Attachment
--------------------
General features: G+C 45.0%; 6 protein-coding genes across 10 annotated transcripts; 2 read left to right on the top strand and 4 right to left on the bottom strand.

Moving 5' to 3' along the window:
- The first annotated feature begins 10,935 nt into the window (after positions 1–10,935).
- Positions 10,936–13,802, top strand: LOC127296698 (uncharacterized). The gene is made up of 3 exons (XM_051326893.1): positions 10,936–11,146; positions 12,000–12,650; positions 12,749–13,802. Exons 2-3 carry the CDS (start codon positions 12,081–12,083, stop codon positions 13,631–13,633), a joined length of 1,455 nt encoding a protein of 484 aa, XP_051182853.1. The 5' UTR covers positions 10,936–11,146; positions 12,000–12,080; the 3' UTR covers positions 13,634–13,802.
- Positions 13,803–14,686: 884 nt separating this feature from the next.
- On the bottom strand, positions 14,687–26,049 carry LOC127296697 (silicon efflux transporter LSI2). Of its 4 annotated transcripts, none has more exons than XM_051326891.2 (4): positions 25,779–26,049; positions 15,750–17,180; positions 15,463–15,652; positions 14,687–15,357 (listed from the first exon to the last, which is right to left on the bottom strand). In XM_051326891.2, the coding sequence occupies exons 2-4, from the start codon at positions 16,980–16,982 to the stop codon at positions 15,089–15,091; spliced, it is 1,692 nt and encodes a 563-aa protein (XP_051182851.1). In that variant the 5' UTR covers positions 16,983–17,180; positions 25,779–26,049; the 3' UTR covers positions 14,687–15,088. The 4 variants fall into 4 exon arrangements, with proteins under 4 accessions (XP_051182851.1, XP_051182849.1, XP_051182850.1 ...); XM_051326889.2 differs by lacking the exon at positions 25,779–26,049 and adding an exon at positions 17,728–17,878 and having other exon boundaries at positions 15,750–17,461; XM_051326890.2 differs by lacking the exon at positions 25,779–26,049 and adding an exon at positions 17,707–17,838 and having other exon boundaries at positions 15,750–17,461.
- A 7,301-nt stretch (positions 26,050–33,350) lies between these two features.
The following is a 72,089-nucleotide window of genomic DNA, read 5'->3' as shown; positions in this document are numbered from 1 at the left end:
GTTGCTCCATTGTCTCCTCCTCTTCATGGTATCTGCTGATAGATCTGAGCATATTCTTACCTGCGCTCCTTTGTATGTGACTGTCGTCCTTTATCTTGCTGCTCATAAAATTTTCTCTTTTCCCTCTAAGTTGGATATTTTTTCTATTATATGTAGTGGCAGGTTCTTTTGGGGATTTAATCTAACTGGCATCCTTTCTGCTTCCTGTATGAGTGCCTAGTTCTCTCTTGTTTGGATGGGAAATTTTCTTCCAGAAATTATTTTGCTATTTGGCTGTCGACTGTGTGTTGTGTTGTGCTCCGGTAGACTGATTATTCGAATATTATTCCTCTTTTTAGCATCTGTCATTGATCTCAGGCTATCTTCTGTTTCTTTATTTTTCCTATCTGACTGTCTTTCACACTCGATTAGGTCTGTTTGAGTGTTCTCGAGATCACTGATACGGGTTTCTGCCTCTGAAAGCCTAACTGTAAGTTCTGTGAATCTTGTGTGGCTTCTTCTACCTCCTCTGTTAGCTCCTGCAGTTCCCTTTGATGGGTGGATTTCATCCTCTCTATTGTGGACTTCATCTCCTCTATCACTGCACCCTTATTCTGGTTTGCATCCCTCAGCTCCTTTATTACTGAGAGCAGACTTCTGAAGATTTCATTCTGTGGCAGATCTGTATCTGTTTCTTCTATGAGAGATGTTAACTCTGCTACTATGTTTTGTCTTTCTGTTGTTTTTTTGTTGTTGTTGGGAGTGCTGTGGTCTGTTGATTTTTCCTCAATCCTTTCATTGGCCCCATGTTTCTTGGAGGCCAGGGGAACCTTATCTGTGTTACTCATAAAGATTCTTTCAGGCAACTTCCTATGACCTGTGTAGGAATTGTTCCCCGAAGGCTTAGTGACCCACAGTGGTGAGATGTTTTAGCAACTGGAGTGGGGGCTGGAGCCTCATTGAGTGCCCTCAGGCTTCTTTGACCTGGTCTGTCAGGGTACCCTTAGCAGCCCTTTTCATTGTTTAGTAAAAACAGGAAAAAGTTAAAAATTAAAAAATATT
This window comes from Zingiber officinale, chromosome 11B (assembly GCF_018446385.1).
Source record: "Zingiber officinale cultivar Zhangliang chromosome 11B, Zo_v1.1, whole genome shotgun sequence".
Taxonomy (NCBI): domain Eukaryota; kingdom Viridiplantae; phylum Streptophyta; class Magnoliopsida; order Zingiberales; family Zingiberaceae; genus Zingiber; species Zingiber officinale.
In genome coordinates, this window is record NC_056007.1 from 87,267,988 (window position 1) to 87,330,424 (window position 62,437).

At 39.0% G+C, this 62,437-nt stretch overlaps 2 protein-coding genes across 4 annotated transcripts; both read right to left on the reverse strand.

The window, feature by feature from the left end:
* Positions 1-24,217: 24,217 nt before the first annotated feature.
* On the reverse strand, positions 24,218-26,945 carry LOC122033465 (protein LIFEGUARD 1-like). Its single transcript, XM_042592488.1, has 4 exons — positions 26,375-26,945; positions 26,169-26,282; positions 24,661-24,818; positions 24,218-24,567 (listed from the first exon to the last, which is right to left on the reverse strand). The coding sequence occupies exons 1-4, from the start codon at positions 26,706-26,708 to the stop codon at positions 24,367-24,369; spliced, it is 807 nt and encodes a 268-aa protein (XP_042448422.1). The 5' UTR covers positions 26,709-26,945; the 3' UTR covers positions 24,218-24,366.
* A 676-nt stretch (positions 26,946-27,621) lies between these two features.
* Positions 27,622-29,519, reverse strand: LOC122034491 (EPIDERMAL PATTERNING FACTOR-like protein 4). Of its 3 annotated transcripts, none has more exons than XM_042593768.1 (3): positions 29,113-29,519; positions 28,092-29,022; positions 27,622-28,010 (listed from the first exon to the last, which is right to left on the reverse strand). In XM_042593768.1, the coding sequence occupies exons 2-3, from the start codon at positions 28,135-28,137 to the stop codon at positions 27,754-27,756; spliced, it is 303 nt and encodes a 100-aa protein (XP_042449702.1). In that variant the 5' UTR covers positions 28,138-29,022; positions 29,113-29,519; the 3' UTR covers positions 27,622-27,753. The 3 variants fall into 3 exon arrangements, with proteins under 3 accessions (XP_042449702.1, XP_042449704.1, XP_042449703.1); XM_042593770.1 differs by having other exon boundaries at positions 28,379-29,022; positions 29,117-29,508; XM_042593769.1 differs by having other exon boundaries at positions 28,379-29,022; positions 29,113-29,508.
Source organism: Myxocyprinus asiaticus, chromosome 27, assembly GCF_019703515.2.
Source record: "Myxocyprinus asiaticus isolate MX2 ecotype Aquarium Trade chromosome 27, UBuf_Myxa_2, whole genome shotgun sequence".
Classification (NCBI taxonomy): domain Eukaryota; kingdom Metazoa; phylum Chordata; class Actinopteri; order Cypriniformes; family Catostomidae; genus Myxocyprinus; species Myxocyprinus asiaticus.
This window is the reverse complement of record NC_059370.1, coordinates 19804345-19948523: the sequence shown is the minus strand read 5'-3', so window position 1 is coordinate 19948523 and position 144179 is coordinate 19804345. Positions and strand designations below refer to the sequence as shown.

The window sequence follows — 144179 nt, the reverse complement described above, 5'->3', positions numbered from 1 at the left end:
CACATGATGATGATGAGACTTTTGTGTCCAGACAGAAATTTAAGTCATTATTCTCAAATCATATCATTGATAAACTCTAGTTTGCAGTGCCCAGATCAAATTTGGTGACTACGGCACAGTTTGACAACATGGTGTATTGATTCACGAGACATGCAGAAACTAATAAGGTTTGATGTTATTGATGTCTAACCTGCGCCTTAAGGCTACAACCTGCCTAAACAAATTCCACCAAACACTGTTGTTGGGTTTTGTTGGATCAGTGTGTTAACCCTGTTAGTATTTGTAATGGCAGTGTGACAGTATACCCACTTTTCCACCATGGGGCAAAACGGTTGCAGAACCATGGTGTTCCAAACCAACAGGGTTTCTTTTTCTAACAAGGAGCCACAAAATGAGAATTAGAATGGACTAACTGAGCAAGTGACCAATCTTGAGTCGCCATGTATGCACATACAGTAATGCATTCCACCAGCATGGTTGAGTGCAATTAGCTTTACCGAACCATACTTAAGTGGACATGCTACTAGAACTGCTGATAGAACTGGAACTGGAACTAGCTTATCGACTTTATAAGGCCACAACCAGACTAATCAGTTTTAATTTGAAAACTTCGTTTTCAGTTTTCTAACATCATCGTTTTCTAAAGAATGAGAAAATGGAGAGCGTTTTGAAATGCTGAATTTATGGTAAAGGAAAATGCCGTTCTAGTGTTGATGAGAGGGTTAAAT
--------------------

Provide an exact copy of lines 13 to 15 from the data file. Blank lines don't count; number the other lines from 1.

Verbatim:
In genome coordinates, this window is record NC_056007.1 from 87,267,988 (window position 1) to 87,330,424 (window position 62,437).

At 39.0% G+C, this 62,437-nt stretch overlaps 2 protein-coding genes across 4 annotated transcripts; both read right to left on the reverse strand.

The window, feature by feature from the left end: